The social roles that meals play become even clearer when we go back to times and cultures where food would often be scarce. In such situations, food–especially good food–becomes a commodity that you only share with close friends and family. This is why Jesus’s own parables often involved feasts and meals. To be invited to a meal meant that you were accepted and that a relationship with you was either had or desired by those hosting the meal. This was the purpose of a sacrifice. It was not about killing the animal, it was about offering a meal to God with the hope that it was accepted. Or , in other words, it was about seeking or reaffirming a relationship with God with the hope that the desire for a relationship was reciprocated. And to show that you are serious about this relationship, you invite God to the best meal you can offer: the choice of your flock.

In light of this understanding of sacrifice, Abraham’s attempted sacrifice of Isaac should seem troubling now. Assuming that Abraham was not planning on serving up a rack of his son’s ribs with some A-1 sauce and buttered rolls, this sacrifice would not have been a meal shared with the divine but would have been the killing of his son to appease God. While I said earlier that sacrifices were always portrayed as meals shared with God, there is key story in Abraham’s own life where another killing was attempted as a sign of devotion to the divine: the near murder of Abraham by his own father and the priests of Elkenah.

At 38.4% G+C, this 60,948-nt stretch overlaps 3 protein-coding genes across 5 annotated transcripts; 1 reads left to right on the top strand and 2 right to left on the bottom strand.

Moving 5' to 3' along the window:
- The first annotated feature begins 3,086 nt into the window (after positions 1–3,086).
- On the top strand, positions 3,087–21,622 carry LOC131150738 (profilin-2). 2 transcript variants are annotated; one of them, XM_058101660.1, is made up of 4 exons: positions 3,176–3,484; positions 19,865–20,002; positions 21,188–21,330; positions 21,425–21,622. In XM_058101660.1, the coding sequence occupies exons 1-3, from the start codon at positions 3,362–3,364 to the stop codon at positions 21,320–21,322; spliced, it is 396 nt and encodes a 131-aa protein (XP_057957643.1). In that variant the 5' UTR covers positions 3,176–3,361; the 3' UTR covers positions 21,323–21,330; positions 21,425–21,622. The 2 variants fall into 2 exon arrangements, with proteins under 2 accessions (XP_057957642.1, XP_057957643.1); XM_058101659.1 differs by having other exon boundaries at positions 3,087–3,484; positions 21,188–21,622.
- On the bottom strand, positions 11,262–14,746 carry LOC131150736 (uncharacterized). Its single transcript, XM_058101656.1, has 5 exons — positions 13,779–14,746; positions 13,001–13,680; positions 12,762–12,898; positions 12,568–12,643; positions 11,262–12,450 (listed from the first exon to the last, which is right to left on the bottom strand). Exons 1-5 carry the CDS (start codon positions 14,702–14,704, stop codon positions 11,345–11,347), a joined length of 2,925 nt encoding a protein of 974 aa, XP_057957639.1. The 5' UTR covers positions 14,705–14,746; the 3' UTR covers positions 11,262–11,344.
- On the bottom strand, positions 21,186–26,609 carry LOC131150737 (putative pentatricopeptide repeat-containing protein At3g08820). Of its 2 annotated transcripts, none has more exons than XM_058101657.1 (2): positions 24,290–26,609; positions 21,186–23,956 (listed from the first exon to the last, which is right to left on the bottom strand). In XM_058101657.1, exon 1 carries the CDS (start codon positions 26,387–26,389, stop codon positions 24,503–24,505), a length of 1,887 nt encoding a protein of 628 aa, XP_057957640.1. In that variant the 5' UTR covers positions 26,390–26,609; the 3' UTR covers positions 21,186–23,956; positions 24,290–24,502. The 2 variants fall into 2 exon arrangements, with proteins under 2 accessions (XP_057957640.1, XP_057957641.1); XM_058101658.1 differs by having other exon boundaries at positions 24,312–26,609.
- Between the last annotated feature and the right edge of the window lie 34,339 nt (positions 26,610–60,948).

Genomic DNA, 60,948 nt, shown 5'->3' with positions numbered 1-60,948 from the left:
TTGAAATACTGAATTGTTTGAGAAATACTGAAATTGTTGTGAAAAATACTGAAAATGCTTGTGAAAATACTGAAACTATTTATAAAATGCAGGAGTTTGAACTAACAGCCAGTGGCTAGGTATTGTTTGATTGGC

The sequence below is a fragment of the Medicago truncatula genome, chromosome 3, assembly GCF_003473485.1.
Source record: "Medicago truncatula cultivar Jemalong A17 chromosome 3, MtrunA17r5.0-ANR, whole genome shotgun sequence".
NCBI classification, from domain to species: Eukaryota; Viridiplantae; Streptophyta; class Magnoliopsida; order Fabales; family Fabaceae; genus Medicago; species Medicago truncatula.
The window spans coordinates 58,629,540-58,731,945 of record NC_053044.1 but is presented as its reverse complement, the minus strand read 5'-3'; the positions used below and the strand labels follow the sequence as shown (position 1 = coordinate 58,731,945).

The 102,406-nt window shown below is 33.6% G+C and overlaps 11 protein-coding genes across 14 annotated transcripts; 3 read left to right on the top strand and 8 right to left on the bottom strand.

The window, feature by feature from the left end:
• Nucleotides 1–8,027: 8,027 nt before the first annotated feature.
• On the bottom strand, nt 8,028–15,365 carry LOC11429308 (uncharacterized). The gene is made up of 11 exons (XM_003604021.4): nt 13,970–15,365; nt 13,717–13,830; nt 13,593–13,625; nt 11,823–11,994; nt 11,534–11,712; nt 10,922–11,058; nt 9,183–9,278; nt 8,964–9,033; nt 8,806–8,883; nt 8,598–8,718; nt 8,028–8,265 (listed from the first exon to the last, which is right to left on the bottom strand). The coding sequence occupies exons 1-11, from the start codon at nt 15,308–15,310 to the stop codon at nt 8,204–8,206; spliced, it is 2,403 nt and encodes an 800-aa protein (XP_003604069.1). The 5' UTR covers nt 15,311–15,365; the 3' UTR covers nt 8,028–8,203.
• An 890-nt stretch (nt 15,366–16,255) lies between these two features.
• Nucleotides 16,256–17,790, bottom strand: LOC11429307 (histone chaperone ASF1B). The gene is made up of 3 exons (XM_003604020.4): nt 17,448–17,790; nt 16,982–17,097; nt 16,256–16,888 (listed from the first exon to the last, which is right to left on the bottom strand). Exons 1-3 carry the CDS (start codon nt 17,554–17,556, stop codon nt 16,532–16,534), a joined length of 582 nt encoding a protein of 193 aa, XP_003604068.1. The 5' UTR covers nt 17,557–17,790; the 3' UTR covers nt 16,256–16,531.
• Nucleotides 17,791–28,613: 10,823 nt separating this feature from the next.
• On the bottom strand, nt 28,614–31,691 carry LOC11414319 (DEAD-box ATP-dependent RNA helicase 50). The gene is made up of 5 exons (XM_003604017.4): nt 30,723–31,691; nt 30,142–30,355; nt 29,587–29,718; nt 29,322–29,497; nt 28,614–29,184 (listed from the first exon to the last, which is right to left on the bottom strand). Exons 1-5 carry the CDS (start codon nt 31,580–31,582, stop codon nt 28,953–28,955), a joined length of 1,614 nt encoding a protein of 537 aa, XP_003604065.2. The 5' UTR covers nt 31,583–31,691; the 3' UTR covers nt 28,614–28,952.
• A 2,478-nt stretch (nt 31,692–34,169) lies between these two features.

There is no doubt that Abraham was a righteous man, but he was a just a man. And like the rest of us he almost certainly struggled with understanding the will of God. Could his belief that God desired him to sacrifice his own son have been the result of his own mistaken misappropriation of religious customs of his day? As related in the Book of Abraham, the sacrifice of men, women, and children were ways in which those around him would attempt to please their gods. Just as we are all influenced by our culture, it is easy to imagine that Abraham, while desiring to please God and do His will, mistakingly believed that a sacrifice of his own son was precisely the way to prove his devotion.

And yet, the sacrifice of Isaac is explicitly what God intervened and stopped. As Abraham stood, knife in hand, on a mount he would later call Jehovah-jireh, there is an act of saving grace. Like Christ stopping Saul on the road to Damascus, the angel stopping Alma and the sons of Mosiah from “murder[ing] many . . . children” (Alma 36:14), the Christmas star stopping the murderous Nephites, and the risen Christ stopping the murderous Nephites once again, an angel steps in and saves Abraham from sacrificing his son on the altar of ungodly worship.